Missing an Opportunity to Lead and Inspire
After all is said and done, the loss of integrity in Yasuni National Park would be a tragic blow to the ecosystem, the indigenous tribes and environmentalists around the world. Celebrities such as actor Leonardo DiCaprio have expressed their support for the initiative along with people around the world in search of alternative models. It is therefore very unfortunate that, as his critics see it, Correa did not fully engage in the promotion of the Yasuni-ITT initiative.
Interestingly, while the governments of other developing countries, such as Indonesia and Turkey and neighboring Colombia and Chile, pledged their support, the U.S., China, UK and Japan all officially stood on the sidelines. (Individual contributions have come from at least 11 countries though, including the U.S., UK and Japan.) The Italian, Spanish and a regional government in Belgium led the way in commitments and deposits, but the German government never backed the fund and disagreed with the premise. However, earlier this year Germany and Ecuador did reach an agreement amounting to 34.5 million euros in support of forest protection and the UN’s Reducing Emissions from Deforestation and Forest Degradation. Responding to German criticism over the Yasuni decision, that deal has now been unilaterally canceled by the Correa government.
Considering the negotiating prowess of Rafael Correa and the burgeoning relationship with the People’s Republic of China, which promotes harmonious, respectful and mutually beneficial cooperation, it begs another question: Why weren’t Chinese leaders brought aboard?
Similarly, we see a failure in terms of multinational corporations. Major firms like Coca-Cola (which committed to a $100,000 contribution, but didn’t deposit the funds), Google and Facebook are highly visible in the Ecuadorian market and should have been under more pressure to back the initiative and earn some positive press. One can easily see how a company like Amazon might have felt compelled to save an important corner of the forest that is its namesake.
The unfortunate reality is that Correa’s brash style is likely a factor.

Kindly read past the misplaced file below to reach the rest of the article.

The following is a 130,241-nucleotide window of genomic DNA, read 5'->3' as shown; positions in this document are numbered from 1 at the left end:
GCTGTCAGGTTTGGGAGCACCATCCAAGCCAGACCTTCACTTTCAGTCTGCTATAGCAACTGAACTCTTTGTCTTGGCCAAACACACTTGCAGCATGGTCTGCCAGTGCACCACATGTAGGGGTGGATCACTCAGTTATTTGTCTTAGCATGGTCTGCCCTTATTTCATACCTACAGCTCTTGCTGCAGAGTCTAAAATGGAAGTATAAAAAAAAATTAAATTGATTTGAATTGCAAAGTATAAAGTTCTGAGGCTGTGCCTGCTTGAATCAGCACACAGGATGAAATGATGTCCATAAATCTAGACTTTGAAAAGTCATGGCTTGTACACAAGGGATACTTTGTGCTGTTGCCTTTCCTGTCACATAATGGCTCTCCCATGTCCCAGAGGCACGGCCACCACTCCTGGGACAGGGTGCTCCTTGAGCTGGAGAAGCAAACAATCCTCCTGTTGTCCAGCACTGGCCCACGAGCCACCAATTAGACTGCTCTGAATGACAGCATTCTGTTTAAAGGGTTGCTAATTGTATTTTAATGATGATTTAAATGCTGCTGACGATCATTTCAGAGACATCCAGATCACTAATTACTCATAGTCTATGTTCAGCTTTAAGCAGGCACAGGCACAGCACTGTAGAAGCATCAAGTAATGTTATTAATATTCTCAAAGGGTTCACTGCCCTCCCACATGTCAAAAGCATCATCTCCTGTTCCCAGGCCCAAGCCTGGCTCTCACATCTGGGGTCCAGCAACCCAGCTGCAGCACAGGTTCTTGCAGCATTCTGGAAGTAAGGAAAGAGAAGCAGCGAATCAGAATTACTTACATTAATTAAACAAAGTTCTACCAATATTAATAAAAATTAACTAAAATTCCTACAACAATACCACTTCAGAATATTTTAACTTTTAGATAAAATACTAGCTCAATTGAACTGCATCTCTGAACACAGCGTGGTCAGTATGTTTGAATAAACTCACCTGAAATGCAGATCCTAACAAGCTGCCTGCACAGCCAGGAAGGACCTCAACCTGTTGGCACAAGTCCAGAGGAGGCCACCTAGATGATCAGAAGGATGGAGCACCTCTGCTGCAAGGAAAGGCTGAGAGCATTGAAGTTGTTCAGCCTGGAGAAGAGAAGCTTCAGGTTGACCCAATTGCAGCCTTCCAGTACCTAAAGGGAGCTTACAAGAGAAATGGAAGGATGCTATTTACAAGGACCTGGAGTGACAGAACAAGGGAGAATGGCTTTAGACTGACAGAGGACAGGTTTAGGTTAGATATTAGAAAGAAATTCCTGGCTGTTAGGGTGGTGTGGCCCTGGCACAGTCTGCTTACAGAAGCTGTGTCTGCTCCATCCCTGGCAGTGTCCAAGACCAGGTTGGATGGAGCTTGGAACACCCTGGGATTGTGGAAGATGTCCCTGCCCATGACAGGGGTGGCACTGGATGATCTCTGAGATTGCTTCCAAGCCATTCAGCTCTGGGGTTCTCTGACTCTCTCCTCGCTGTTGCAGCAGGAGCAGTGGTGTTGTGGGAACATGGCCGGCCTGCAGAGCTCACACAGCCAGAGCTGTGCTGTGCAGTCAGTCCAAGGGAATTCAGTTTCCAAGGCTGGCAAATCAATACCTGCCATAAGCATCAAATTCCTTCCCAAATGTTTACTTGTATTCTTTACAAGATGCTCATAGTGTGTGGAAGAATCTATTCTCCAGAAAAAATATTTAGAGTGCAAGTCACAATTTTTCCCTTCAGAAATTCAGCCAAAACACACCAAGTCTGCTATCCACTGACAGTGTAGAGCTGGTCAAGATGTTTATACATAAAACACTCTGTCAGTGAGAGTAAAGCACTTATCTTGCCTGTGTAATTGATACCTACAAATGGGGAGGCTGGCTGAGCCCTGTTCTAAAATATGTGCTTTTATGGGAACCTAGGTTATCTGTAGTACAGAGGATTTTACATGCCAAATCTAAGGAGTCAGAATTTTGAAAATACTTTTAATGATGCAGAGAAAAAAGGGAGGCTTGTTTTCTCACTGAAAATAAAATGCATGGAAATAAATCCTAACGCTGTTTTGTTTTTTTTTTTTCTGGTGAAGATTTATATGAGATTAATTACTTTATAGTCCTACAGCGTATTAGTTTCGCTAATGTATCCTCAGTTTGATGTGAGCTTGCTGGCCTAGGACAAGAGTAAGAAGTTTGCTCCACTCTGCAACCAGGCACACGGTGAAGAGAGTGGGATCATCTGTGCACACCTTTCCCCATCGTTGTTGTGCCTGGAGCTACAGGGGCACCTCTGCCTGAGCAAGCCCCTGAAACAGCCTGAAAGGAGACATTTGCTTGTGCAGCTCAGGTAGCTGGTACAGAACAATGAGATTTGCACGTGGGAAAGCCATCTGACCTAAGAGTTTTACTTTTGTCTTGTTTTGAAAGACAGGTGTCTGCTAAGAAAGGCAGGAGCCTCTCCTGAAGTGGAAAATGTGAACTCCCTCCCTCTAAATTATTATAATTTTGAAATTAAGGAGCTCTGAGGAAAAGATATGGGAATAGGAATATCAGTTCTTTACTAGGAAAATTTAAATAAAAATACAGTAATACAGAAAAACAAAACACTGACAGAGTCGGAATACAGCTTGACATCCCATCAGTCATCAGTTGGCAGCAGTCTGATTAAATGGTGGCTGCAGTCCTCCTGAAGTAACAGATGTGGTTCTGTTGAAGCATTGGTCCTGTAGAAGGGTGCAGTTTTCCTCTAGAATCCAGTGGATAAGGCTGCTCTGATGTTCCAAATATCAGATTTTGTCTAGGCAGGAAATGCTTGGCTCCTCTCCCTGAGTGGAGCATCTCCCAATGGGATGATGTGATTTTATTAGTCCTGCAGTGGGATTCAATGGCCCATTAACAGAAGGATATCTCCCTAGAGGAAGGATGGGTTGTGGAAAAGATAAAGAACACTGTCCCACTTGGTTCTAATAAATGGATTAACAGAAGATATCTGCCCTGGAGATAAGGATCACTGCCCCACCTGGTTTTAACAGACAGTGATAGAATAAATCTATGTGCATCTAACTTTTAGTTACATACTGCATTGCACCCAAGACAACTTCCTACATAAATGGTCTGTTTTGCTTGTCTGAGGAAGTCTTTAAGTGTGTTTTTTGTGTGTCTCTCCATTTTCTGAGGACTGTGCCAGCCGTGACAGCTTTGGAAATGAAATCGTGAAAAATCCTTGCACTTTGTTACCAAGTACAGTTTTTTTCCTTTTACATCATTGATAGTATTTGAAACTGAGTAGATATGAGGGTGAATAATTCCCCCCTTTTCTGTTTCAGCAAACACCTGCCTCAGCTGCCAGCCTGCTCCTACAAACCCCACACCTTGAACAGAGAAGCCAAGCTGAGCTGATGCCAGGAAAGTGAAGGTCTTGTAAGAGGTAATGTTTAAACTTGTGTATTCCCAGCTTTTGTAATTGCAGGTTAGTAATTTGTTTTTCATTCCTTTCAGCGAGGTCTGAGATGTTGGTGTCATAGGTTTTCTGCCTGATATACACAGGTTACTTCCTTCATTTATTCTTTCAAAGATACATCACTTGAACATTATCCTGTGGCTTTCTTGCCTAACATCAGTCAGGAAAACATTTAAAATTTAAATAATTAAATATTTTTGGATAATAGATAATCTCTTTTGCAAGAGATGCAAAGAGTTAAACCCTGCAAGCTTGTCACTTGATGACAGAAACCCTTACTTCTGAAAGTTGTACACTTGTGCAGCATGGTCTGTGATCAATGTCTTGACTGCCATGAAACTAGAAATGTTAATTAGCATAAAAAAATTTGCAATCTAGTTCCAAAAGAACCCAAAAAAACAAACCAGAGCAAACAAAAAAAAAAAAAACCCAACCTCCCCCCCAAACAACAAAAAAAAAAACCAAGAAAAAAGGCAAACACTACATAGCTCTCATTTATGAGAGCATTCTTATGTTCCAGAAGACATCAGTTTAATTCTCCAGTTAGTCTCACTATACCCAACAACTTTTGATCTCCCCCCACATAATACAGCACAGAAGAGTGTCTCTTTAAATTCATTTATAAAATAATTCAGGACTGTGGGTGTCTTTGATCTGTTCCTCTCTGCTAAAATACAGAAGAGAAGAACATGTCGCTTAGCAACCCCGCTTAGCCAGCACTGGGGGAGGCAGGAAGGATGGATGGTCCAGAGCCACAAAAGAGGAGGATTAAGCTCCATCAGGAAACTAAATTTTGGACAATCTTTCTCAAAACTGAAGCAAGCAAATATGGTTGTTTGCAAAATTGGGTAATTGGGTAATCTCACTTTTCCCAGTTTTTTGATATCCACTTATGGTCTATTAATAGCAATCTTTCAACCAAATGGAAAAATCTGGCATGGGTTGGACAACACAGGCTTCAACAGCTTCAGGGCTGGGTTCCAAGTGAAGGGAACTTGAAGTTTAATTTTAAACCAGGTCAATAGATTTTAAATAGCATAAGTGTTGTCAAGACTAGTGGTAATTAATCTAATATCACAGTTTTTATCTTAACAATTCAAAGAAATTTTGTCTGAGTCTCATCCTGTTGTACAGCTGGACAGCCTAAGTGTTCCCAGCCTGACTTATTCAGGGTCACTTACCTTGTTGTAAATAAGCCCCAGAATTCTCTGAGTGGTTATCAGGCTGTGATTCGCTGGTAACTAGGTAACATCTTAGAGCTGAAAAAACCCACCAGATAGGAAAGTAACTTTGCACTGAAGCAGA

Billy Pizer, a former deputy assistant secretary for environment and energy under President Obama, made the case that the initiative was about holding the forest hostage, as did other Western observers. This seems more than a bit disingenuous though. Consider that Ecuador’s history has been rife with corrupt leadership that has been under the sway of not only Washington but also Wall Street for decades. This has led Ecuador to the state in which it currently finds itself, with few good options to successfully lift up its poor. The Ecuadorian president, in condemning critics opposed to the open-pit copper mine that a Chinese firm is currently readying, declared that the country cannot be beggars sitting on a sack of gold. The jobs/growth vs. environment argument, when it applies to developing countries, is always complicated by history—history that is all too often ignored by the wealthier colonizers of previous eras.
Such debate has bogged down progress on the climate change accords and is incredibly depressing in its nature. We are likely to see more disheartening scenes throughout the developed world as leaders are increasingly concerned with succeeding in today’s harshly competitive global economy. This comes alongside a drive to improve the lives of millions of impoverished human beings. Unfortunately, it leaves out future generations who may never get to experience nature in its most diverse form or a state that could be considered unspoiled. A citizen’s revolution should necessarily account not only for the poor majority of a society, but for those in the margins living on top of the reserves of oil and minerals. It should also account for our descendants. For this to happen, we need good ideas. The Yasuni-ITT Initiative is one such good idea. Its fate now rests on the democratic will of a nation of some 15 million human beings, 29 percent of whom are living in dire poverty. Its fate should have rested on a government that seeks to inspire the world through a genuinely alternative model of development. It should have rested on the desire of people, organizations and nations around the world aiming to right some of the wrongs of the global system. In any case, there is enough blame to go around.